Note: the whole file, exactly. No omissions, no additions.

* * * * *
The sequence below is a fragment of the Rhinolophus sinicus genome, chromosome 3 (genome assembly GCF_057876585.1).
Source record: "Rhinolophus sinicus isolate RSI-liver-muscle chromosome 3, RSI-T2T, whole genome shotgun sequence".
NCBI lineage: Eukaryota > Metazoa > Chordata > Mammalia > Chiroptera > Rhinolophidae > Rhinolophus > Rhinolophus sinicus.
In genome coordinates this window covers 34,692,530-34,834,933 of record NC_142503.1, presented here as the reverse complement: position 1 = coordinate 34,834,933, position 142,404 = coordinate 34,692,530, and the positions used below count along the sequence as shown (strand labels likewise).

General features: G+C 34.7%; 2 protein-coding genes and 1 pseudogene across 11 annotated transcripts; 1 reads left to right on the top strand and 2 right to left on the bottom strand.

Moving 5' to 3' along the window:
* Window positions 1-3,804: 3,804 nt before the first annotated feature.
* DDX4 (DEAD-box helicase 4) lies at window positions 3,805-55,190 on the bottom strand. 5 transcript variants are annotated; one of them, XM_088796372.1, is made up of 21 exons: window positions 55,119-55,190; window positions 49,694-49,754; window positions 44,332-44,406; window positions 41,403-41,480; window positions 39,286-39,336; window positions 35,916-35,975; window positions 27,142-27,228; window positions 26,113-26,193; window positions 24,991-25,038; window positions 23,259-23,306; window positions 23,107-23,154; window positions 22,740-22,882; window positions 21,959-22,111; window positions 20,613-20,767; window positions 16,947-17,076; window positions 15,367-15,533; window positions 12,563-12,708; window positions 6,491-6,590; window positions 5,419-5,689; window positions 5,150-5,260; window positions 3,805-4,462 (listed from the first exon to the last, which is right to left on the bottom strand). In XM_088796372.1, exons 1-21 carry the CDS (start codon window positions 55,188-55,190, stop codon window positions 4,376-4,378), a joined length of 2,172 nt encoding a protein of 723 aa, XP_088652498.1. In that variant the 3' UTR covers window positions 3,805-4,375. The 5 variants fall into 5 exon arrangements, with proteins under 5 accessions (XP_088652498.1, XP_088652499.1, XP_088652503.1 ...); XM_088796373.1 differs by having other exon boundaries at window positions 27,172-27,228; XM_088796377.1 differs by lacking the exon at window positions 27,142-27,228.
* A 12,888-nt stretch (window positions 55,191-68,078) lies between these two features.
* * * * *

The sequence below is a fragment of the Rhinolophus sinicus genome, chromosome 3 (genome assembly GCF_057876585.1).
Source record: "Rhinolophus sinicus isolate RSI-liver-muscle chromosome 3, RSI-T2T, whole genome shotgun sequence".
NCBI lineage: Eukaryota > Metazoa > Chordata > Mammalia > Chiroptera > Rhinolophidae > Rhinolophus > Rhinolophus sinicus.
In genome coordinates this window covers 34,692,530-34,834,933 of record NC_142503.1, presented here as the reverse complement: position 1 = coordinate 34,834,933, position 142,404 = coordinate 34,692,530, and the positions used below count along the sequence as shown (strand labels likewise).

General features: G+C 34.7%; 2 protein-coding genes and 1 pseudogene across 11 annotated transcripts; 1 reads left to right on the top strand and 2 right to left on the bottom strand.

Moving 5' to 3' along the window:
* Window positions 1-3,804: 3,804 nt before the first annotated feature.
* DDX4 (DEAD-box helicase 4) lies at window positions 3,805-55,190 on the bottom strand. 5 transcript variants are annotated; one of them, XM_088796372.1, is made up of 21 exons: window positions 55,119-55,190; window positions 49,694-49,754; window positions 44,332-44,406; window positions 41,403-41,480; window positions 39,286-39,336; window positions 35,916-35,975; window positions 27,142-27,228; window positions 26,113-26,193; window positions 24,991-25,038; window positions 23,259-23,306; window positions 23,107-23,154; window positions 22,740-22,882; window positions 21,959-22,111; window positions 20,613-20,767; window positions 16,947-17,076; window positions 15,367-15,533; window positions 12,563-12,708; window positions 6,491-6,590; window positions 5,419-5,689; window positions 5,150-5,260; window positions 3,805-4,462 (listed from the first exon to the last, which is right to left on the bottom strand). In XM_088796372.1, exons 1-21 carry the CDS (start codon window positions 55,188-55,190, stop codon window positions 4,376-4,378), a joined length of 2,172 nt encoding a protein of 723 aa, XP_088652498.1. In that variant the 3' UTR covers window positions 3,805-4,375. The 5 variants fall into 5 exon arrangements, with proteins under 5 accessions (XP_088652498.1, XP_088652499.1, XP_088652503.1 ...); XM_088796373.1 differs by having other exon boundaries at window positions 27,172-27,228; XM_088796377.1 differs by lacking the exon at window positions 27,142-27,228.
* A 12,888-nt stretch (window positions 55,191-68,078) lies between these two features.